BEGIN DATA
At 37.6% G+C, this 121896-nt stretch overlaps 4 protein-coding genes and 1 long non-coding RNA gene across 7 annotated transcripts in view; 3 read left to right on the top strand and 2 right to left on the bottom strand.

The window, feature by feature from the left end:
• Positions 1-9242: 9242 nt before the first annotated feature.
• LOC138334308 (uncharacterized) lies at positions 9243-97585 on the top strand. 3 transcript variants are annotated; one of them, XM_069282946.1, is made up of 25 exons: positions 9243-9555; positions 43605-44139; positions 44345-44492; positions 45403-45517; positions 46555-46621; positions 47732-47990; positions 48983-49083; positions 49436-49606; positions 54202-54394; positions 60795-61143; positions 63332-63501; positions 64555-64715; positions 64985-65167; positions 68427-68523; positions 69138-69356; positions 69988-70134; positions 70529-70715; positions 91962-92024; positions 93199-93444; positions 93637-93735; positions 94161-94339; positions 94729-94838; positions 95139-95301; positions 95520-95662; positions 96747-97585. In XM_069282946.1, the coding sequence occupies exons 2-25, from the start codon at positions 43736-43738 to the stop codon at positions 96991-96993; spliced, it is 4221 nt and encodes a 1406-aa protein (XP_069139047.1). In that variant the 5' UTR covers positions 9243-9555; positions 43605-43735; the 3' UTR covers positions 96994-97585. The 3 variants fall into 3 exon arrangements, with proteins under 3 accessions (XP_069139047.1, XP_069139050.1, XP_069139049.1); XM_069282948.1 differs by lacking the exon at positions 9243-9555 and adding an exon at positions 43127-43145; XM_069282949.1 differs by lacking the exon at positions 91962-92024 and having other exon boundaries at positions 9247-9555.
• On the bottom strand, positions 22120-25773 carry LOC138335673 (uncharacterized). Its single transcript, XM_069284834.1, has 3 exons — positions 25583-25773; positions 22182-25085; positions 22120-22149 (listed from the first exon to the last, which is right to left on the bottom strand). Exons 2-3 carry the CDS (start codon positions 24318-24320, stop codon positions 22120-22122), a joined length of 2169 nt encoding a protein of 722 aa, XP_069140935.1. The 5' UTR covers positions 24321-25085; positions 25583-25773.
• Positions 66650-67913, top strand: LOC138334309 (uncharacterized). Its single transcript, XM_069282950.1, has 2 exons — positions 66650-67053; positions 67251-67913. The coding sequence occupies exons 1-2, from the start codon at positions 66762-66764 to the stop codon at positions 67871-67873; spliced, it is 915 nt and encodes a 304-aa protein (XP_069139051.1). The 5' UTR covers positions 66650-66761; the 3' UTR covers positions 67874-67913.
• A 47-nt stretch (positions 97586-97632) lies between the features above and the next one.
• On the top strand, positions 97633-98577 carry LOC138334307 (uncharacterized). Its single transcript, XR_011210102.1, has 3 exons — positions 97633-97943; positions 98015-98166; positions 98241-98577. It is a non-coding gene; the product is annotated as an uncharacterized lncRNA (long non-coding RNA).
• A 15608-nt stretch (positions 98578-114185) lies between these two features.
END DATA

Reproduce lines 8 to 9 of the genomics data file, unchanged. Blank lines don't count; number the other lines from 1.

• On the top strand, positions 97633-98577 carry LOC138334307 (uncharacterized). Its single transcript, XR_011210102.1, has 3 exons — positions 97633-97943; positions 98015-98166; positions 98241-98577. It is a non-coding gene; the product is annotated as an uncharacterized lncRNA (long non-coding RNA).
• A 15608-nt stretch (positions 98578-114185) lies between these two features.